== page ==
We spend a large part of our lives in low-light conditions, much of it on foot. Attackers often use the cover of darkness to take their victims unawares. Put two and two together: carrying a good handheld light is a no-brainer. Simply put, you can’t avoid or shoot what you can’t see, and you can’t see in the dark. The first rule for low- and no-light self-defense . . .

Have a flashlight.

A quick beam of light into a hidden corner can identify and temporarily immobilize an attacker, and save your life. A quick flash of illumination can mean the difference between shooting an attacker and the wrong person.

Both in my former life in the Navy and my current job(s) as father, husband and Training Director at The Range at Austin, I consider a handheld light a mission-critical part of my standard load-out.

And yet I still see gun owners — carrying a metric boat load of spare ammo —  who don’t carry illumination.

There was a time when handheld flashlights’ size, bulk and weight made it difficult for the average Joe to comfortably carry and conceal portable illumination. Those days are long gone. There’s now a huge variety of small, sturdy, dependable, concealable, pocket-clip-equipped, handheld flashlights.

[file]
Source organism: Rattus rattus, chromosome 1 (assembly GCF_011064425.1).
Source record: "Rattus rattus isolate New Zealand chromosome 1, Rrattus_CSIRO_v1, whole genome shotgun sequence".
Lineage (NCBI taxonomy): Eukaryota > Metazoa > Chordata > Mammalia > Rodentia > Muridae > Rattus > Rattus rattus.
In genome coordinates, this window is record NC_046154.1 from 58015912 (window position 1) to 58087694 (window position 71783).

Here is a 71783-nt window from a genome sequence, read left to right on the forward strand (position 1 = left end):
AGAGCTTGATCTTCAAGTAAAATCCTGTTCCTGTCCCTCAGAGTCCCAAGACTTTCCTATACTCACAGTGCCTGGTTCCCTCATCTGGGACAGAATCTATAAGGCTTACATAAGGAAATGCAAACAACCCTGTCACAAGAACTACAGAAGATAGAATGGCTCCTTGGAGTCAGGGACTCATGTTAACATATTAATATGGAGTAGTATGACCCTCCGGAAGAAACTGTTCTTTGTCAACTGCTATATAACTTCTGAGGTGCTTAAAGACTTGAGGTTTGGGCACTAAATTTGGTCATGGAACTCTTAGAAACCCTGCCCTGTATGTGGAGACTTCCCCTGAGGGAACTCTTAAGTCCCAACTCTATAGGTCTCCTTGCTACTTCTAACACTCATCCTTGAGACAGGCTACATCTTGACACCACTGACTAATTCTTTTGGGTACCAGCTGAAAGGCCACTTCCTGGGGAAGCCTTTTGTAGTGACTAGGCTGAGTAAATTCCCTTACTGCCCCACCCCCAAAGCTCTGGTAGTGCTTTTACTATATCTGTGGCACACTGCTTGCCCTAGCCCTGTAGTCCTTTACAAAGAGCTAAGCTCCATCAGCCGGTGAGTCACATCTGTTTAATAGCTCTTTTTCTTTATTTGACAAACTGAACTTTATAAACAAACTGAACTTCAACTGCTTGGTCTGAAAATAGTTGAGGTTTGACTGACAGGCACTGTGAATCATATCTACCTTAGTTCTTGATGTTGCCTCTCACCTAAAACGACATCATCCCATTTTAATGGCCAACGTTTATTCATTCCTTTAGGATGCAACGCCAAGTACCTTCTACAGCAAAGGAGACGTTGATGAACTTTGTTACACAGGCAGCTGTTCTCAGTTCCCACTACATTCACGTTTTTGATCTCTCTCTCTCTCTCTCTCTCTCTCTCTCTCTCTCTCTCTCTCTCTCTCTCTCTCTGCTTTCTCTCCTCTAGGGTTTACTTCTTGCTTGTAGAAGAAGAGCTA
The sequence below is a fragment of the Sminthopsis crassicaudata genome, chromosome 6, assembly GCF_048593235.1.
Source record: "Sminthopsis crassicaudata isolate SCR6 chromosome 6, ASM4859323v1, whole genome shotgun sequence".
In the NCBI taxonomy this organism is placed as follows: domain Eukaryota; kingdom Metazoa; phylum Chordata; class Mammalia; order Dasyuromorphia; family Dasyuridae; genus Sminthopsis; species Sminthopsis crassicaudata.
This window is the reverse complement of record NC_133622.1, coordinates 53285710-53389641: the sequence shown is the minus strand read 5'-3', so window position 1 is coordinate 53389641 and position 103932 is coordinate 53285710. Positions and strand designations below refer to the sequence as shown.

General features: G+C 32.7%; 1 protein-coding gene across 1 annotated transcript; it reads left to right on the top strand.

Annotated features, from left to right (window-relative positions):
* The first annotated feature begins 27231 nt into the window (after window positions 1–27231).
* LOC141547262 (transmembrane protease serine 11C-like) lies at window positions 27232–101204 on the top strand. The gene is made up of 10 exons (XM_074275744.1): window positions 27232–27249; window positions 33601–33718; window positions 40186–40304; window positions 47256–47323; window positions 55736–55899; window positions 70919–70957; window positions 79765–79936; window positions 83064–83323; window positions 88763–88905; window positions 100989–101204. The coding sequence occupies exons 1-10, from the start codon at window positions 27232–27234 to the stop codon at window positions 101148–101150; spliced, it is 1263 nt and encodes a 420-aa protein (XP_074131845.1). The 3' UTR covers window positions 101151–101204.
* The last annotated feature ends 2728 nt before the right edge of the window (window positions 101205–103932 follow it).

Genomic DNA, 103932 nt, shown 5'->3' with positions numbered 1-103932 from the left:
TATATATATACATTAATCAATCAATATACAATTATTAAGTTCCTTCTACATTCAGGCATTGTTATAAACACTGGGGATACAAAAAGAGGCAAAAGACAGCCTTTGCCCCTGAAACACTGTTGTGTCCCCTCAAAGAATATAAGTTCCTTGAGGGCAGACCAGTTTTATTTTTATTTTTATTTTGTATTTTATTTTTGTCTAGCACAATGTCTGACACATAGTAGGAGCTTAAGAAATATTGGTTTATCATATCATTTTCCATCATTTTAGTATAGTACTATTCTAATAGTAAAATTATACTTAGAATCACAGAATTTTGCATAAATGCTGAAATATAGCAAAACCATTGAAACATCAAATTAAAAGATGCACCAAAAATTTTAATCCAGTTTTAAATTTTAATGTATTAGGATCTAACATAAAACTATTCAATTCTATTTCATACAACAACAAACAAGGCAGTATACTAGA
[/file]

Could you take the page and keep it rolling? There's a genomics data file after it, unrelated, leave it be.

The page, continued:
Why not carry a light? Many gun owners claim they can’t find a reliable, discreet method to conceal a flashlight without looking like a dork. Many more won’t consider carrying a compact light because of its diminished performance. Why bother?

It’s true: you can only pack so much illuminative power in a small package. But some light is better than none, just as any gun is better than no gun. In fact, I encourage students to carry a smaller, compact handheld light over a jumbo “face melter” for one simple reason: you’re more than likely to carry a pocketable light.

As my kids might say, are we there yet? Good.

I put personal defense flashlights into four categories; concealable handheld lights, handheld lights, pistol-mounted lights and rifle-mounted lights. Even if we’re just talking about white light (ignoring infrared), there’s no single light that can accomplish all those missions.

I’ll go into light choices and deployment techniques — strobes, handheld, weapon mounted, room clearing, etc. — in future articles. For now I’ll leave you with two pieces of advice: buy the right light for the job and buy enough light.

There was a time when 65 lumens was the bomb. Technology has advanced to the point where you should carry a flashlight that puts out a minimum of 200 lumens. Add a sturdy pocket clip with a push button tail-cap and you have a party.